There are significant inequalities between the activity levels of different socio-economic groups; those from lower socio-economic groups are less likely to be active than those from higher socio-economic groups. It’s important to note that this is a diverse group that interconnect with, and are amplified by, race, gender, age and disability status.
We know that those who are in routine or semi-routine jobs, and those who are long-term unemployed are the groups least likely to be active. The activity levels of people with low socio-economic status are influenced by a range of complex social, economic, political and cultural factors. It’s important to have an understanding of the barriers faced by these communities so that we can begin to design activity back into daily life. Here you will find the latest research related to the physical activity and sport levels, motivations and barriers related to socio-economic status.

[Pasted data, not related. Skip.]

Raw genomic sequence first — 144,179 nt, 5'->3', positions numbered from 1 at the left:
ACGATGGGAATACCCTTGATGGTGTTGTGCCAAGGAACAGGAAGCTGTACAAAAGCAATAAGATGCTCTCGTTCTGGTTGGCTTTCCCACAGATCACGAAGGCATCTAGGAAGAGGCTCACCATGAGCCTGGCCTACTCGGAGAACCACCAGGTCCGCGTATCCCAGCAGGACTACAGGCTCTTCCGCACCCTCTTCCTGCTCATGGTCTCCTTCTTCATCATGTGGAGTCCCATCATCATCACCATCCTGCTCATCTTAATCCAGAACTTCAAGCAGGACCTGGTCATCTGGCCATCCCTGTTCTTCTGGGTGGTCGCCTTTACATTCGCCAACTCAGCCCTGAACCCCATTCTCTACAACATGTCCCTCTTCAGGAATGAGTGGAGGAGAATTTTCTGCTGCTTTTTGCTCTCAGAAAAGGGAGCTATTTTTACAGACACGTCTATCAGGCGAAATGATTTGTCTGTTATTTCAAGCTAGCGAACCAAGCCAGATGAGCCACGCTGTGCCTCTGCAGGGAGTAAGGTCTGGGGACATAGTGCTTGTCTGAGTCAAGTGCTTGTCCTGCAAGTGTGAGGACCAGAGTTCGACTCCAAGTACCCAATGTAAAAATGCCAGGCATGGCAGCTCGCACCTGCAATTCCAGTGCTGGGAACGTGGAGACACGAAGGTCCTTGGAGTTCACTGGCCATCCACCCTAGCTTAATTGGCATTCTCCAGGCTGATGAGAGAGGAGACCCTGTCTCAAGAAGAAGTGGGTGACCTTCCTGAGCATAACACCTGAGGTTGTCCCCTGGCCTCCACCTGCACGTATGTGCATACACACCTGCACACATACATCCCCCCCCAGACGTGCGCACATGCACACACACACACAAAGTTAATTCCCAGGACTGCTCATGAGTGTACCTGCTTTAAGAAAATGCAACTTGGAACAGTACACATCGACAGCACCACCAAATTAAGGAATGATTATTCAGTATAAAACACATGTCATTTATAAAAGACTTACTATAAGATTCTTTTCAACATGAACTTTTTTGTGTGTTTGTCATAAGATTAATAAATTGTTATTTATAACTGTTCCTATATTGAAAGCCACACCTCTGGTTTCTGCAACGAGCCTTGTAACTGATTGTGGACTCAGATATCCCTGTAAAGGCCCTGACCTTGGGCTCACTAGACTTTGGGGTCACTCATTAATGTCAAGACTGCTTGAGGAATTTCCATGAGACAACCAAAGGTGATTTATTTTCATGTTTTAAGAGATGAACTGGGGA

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A detailed breakdown of the latest Active Lives research into the difference in activity levels across socio-economic groups in Greater Manchester. Overall the socio-economic inactivity gap in Greater Manchester is smaller than the national figure.
UCL is conducting a large scale research project throughout the Covid-19 pandemic and are exploring the effects of the pandemic on the population. This is being done by examining a variety of social factors, including physical activity, and looking at changes through weekly surveys.
A new fact sheet to help sport and leisure providers support disabled people from low-income households has been released by Activity Alliance.
In Greater Manchester, people in the lowest socio-economic status groups are twice as likely to be inactive (36.7%) as those in the highest groups (17.8%).